LTA conference: preparing students better for the job market
Can you, as a university lecturer, base your teaching on your research and at the same time prepare your students for the job market? This was the core question at the annual teaching conference organised by the Leiden Teachers’ Academy on 20 November. The two are not mutually exclusive, was the conclusion.
Some 100 lecturers gathered on 20 November to explore the theme of the conference: 'The changing role of academics in the professional development of students'. The Leiden Teacher's Academy chose this as the theme of the conference because Leiden students have for a long time been less than enthusiasatic about the preparation for the job market offered by the University. A range of measures have been taken recently to improve the situation: Education and Student Affairs have increased the number of workshops on looking for a suitable job, for example, and the Alumni Office has set up the mentor network. And these measures are in addition to the initiatives taken by the programme departments themselves, generally beside their teaching. But students remain critical. Does this mean that the University needs to change its teaching?
The Leiden Teachers' Academy is made up of 25 highly driven lecturers, each of whom has 25,000 euros available over a period of five years to work on innovative teaching. Their innovative ideas should be for teaching that can be used by all programmes. Every year the five longest serving members leave and five new members are appointed.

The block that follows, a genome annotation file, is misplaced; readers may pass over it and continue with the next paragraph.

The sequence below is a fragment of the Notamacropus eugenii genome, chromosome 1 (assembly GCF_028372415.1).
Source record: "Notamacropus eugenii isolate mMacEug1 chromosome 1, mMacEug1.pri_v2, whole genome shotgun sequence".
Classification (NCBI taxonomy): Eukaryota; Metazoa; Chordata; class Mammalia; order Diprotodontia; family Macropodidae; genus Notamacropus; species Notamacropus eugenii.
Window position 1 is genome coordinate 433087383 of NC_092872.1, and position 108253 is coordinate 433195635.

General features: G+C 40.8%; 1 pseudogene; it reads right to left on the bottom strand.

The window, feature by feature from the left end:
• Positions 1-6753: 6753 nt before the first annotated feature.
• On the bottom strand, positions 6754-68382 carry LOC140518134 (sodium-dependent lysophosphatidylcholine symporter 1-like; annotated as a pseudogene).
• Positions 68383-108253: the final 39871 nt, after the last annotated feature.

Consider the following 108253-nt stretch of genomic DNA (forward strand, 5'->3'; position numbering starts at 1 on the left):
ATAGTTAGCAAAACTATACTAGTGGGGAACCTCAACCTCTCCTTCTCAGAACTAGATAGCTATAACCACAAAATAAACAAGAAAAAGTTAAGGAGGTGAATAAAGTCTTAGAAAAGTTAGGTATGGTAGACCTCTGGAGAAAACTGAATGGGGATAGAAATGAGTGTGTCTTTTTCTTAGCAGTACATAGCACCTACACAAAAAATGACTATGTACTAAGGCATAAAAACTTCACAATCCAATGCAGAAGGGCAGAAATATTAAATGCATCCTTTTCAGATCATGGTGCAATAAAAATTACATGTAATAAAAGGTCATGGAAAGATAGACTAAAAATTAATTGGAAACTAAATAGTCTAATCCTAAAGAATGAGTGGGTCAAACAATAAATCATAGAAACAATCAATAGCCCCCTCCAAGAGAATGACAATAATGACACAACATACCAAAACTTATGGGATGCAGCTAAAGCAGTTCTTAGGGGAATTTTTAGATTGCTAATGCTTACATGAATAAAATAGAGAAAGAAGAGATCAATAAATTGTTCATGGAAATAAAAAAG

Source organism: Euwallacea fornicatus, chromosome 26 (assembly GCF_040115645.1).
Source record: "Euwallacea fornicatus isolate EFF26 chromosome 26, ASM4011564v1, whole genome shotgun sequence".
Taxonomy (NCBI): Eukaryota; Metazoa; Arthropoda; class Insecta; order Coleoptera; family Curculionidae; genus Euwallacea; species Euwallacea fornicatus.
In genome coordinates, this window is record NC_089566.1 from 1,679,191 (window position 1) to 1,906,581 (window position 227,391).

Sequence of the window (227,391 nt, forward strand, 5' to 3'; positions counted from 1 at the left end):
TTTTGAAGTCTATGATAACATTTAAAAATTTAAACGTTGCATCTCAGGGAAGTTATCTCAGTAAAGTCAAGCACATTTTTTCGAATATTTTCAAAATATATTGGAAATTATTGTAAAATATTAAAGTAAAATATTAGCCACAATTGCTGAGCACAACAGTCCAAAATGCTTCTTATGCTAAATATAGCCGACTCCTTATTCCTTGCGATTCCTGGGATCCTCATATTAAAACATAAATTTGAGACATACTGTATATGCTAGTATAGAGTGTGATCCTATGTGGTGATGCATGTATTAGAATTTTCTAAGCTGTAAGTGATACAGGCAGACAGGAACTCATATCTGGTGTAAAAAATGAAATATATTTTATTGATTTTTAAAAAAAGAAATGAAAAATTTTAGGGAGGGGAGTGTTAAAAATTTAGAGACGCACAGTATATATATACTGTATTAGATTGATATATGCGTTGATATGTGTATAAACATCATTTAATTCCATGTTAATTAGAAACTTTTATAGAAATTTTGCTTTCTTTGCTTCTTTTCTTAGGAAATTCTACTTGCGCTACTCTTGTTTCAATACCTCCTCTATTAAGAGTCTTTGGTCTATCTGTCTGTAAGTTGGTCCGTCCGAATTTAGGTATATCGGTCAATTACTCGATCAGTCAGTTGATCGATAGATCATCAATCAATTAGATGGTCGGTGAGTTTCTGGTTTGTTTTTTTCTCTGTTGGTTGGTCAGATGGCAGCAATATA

Research focus still important as well
The opinions are divided, as is apparent from the panel made up of several Directors of Teaching, a representative from ICLON and a student. The panel discussed a number of issues from the questionnaire that the LTA currently has available on internet. The results show that 80% of those who completed the questionnaire (mainly lecturers) believe that research should continue to be the primary focus. Ghislaine Voogd, chair of the Leiden University Student Platform, expressed the students' viewpoint: 'For many lecturers, it's obvious that in their heart of hearts they are more researchers than lecturers.' A fellow student, Voogd told the audience, was given mainly substantive feedback on her thesis. Later, when she submitted the thesis at a job interview, the comment was made that there were a lot of spelling errors in the text. Shouldn't these kinds of skills also be scrutinised?
Criticism aimed at students
But the students also received some criticism by the panel members. Students tend to experience a wake-up call when they start their master's: help, I'll need to find a job soon. Meetings with alumni do not attract many attendees and if there are two talks during a meeting, many of the students leave after the first one. Students also have to accept their own responsibility. 'They shouldn't be pampered,' was one comment from the room. And: 'We have to help them with career building, not with finding a job.'
Not a contradiction
Several of the panel members were not at all of the opinion that teaching based on research and preparation for the job market are at all a contradiction. All students learn academic skills such as how to analyse issues and how to take a critical approach, as well as practical skills, such as writing a paper, giving a presentation and summarising a text. The lecturers accepted that there are not enough links between their lectures and the later job market of their students. And the solution: always emphise specific skills and explain why they are important for later, and in what context.All the lecturers agreed at the end of the day that something had to change. And that will probably be more than just emphasising the usefulness of particular skills.